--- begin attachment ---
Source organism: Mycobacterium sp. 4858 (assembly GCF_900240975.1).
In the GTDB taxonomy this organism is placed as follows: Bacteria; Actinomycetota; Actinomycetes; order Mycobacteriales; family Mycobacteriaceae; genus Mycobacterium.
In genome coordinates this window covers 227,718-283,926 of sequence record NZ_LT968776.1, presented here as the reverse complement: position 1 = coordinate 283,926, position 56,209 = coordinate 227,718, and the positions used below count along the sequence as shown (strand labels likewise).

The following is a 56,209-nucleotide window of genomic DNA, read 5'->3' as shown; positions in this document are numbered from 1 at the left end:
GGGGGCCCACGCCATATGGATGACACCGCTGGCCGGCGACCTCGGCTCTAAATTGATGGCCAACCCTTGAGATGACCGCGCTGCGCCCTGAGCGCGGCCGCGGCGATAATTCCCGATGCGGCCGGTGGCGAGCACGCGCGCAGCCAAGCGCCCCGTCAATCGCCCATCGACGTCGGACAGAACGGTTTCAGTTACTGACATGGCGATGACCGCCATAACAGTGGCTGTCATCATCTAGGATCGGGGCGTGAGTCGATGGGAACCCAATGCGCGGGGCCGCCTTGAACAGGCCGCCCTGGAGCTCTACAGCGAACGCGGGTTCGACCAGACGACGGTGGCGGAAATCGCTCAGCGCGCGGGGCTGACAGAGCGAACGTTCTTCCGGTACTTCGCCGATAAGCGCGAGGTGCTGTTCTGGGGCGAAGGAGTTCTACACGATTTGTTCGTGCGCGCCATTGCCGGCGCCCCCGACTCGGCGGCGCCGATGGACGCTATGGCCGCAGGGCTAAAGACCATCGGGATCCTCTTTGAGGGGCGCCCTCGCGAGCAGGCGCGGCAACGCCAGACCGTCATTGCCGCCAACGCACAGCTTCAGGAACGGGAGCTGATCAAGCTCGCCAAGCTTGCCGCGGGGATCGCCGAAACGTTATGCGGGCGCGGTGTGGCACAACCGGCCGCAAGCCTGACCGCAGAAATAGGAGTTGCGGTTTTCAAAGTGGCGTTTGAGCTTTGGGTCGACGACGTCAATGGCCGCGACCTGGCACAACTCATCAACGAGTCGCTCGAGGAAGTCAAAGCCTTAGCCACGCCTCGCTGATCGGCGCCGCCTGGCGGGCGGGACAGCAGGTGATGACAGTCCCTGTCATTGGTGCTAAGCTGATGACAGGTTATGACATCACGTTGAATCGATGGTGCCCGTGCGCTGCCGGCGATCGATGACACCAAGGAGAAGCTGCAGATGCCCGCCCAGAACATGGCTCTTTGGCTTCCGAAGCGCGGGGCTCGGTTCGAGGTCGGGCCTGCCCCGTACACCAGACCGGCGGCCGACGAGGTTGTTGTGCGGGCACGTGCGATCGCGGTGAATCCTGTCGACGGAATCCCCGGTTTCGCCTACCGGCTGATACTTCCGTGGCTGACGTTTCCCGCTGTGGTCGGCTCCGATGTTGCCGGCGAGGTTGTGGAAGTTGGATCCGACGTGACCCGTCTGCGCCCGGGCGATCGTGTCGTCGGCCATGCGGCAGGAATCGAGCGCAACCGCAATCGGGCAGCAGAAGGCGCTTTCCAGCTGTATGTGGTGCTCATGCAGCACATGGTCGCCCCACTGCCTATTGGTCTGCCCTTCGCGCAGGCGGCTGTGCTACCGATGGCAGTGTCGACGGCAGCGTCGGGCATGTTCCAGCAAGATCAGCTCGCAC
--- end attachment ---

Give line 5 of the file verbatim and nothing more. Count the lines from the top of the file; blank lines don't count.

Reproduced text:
GGGGGCCCACGCCATATGGATGACACCGCTGGCCGGCGACCTCGGCTCTAAATTGATGGCCAACCCTTGAGATGACCGCGCTGCGCCCTGAGCGCGGCCGCGGCGATAATTCCCGATGCGGCCGGTGGCGAGCACGCGCGCAGCCAAGCGCCCCGTCAATCGCCCATCGACGTCGGACAGAACGGTTTCAGTTACTGACATGGCGATGACCGCCATAACAGTGGCTGTCATCATCTAGGATCGGGGCGTGAGTCGATGGGAACCCAATGCGCGGGGCCGCCTTGAACAGGCCGCCCTGGAGCTCTACAGCGAACGCGGGTTCGACCAGACGACGGTGGCGGAAATCGCTCAGCGCGCGGGGCTGACAGAGCGAACGTTCTTCCGGTACTTCGCCGATAAGCGCGAGGTGCTGTTCTGGGGCGAAGGAGTTCTACACGATTTGTTCGTGCGCGCCATTGCCGGCGCCCCCGACTCGGCGGCGCCGATGGACGCTATGGCCGCAGGGCTAAAGACCATCGGGATCCTCTTTGAGGGGCGCCCTCGCGAGCAGGCGCGGCAACGCCAGACCGTCATTGCCGCCAACGCACAGCTTCAGGAACGGGAGCTGATCAAGCTCGCCAAGCTTGCCGCGGGGATCGCCGAAACGTTATGCGGGCGCGGTGTGGCACAACCGGCCGCAAGCCTGACCGCAGAAATAGGAGTTGCGGTTTTCAAAGTGGCGTTTGAGCTTTGGGTCGACGACGTCAATGGCCGCGACCTGGCACAACTCATCAACGAGTCGCTCGAGGAAGTCAAAGCCTTAGCCACGCCTCGCTGATCGGCGCCGCCTGGCGGGCGGGACAGCAGGTGATGACAGTCCCTGTCATTGGTGCTAAGCTGATGACAGGTTATGACATCACGTTGAATCGATGGTGCCCGTGCGCTGCCGGCGATCGATGACACCAAGGAGAAGCTGCAGATGCCCGCCCAGAACATGGCTCTTTGGCTTCCGAAGCGCGGGGCTCGGTTCGAGGTCGGGCCTGCCCCGTACACCAGACCGGCGGCCGACGAGGTTGTTGTGCGGGCACGTGCGATCGCGGTGAATCCTGTCGACGGAATCCCCGGTTTCGCCTACCGGCTGATACTTCCGTGGCTGACGTTTCCCGCTGTGGTCGGCTCCGATGTTGCCGGCGAGGTTGTGGAAGTTGGATCCGACGTGACCCGTCTGCGCCCGGGCGATCGTGTCGTCGGCCATGCGGCAGGAATCGAGCGCAACCGCAATCGGGCAGCAGAAGGCGCTTTCCAGCTGTATGTGGTGCTCATGCAGCACATGGTCGCCCCACTGCCTATTGGTCTGCCCTTCGCGCAGGCGGCTGTGCTACCGATGGCAGTGTCGACGGCAGCGTCGGGCATGTTCCAGCAAGATCAGCTCGCAC